So much, then, for the spirit in which we must take our part in resisting the movements of the day.

There cannot be indifference, there must not be passiveness. Suspension of effort or attack is what the enemy wishes for. The truth must be spoken-but it must be spoken "in love." Error must be detected and denounced-but it must be in all humility and self-abasement. We must be zealous for God's glory and our Saviour's honour amongst men— but we must watch the wretched deceitfulness of the heart, and take care that we are not exercising a party spirit, and indulging selfish feelings, while ostensibly very zealous for the Lord of Hosts. At every turn, and amidst the constantly changing duties of life, we are in danger, not so much from others as ourselves; in danger of mistaking the spirit that actuates, and thus in danger of failing to present something duly attractive, and not calculated to win over an erring brother.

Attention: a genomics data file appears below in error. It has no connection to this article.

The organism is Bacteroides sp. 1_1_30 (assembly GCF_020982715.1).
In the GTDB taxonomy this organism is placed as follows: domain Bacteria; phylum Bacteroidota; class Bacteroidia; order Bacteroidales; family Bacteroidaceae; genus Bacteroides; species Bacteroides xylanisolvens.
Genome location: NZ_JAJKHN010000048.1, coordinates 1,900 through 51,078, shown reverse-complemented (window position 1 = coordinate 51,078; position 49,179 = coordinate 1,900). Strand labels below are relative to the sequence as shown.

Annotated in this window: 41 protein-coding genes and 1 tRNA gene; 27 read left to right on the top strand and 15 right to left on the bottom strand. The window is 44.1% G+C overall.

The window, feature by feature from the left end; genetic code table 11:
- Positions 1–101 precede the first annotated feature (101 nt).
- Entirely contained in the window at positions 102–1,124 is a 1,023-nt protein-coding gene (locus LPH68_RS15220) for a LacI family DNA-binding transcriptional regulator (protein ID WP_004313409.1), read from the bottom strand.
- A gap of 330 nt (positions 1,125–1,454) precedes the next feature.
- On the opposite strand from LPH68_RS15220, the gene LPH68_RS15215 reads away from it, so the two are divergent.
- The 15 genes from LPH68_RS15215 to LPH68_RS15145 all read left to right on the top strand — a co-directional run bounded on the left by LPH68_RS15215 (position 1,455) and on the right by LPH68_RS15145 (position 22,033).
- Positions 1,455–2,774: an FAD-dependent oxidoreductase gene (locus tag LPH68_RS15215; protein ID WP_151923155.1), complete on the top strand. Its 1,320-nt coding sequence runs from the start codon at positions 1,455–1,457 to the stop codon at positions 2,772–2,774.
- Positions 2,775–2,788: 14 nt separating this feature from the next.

Henry Martyn found that he could say what he chose to others, without giving offence, if it came out of a heart overflowing with love and tenderness. Oh! for more of that dear man's spirit in our dealings with each other.

And now in coming to the consideration of this unhappy movement in our Church, I have been much impressed with the importance of distinguishing between the two distinct parties which constitute it. It is one uniform system of undue and excessive adherence to forms and ceremonies and ordinances, but it is not one uniform object and spirit with which it is adopted. For there are those who adopt it as the sum and substance and ultimatum of religion; while there are those who have a far higher aim, and are only led to the selection of this course in the hope that they will find it the best adapted for the attainment of the object they have in view. And if we would effectually combat the error of Tractarianism, I know nothing more essential than the due recognition of this distinction. Many, no doubt, enter more or less into the Tractarian system under a